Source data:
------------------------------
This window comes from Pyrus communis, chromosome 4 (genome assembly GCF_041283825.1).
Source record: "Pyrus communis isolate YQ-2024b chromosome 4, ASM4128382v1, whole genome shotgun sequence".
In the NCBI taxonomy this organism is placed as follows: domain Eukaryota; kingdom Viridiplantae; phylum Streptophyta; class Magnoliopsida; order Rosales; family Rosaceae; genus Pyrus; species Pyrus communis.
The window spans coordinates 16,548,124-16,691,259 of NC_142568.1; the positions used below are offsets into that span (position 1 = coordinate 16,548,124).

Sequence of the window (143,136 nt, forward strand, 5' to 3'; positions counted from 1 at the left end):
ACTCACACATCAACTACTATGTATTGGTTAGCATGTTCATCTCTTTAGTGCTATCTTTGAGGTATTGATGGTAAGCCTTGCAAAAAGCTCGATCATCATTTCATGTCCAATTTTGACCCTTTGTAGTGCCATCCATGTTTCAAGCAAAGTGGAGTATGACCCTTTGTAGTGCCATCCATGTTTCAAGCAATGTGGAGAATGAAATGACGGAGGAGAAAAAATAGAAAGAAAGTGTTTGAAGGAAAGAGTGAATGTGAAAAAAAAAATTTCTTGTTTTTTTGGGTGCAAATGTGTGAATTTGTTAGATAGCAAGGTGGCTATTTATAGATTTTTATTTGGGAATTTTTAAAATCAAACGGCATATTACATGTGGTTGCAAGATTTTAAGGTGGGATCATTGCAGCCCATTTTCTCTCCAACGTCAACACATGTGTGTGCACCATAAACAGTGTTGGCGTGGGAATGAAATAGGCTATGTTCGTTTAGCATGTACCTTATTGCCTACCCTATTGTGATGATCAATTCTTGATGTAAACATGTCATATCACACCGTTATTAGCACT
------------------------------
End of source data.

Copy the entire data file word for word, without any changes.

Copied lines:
This window comes from Pyrus communis, chromosome 4 (genome assembly GCF_041283825.1).
Source record: "Pyrus communis isolate YQ-2024b chromosome 4, ASM4128382v1, whole genome shotgun sequence".
In the NCBI taxonomy this organism is placed as follows: domain Eukaryota; kingdom Viridiplantae; phylum Streptophyta; class Magnoliopsida; order Rosales; family Rosaceae; genus Pyrus; species Pyrus communis.
The window spans coordinates 16,548,124-16,691,259 of NC_142568.1; the positions used below are offsets into that span (position 1 = coordinate 16,548,124).

Sequence of the window (143,136 nt, forward strand, 5' to 3'; positions counted from 1 at the left end):
ACTCACACATCAACTACTATGTATTGGTTAGCATGTTCATCTCTTTAGTGCTATCTTTGAGGTATTGATGGTAAGCCTTGCAAAAAGCTCGATCATCATTTCATGTCCAATTTTGACCCTTTGTAGTGCCATCCATGTTTCAAGCAAAGTGGAGTATGACCCTTTGTAGTGCCATCCATGTTTCAAGCAATGTGGAGAATGAAATGACGGAGGAGAAAAAATAGAAAGAAAGTGTTTGAAGGAAAGAGTGAATGTGAAAAAAAAAATTTCTTGTTTTTTTGGGTGCAAATGTGTGAATTTGTTAGATAGCAAGGTGGCTATTTATAGATTTTTATTTGGGAATTTTTAAAATCAAACGGCATATTACATGTGGTTGCAAGATTTTAAGGTGGGATCATTGCAGCCCATTTTCTCTCCAACGTCAACACATGTGTGTGCACCATAAACAGTGTTGGCGTGGGAATGAAATAGGCTATGTTCGTTTAGCATGTACCTTATTGCCTACCCTATTGTGATGATCAATTCTTGATGTAAACATGTCATATCACACCGTTATTAGCACT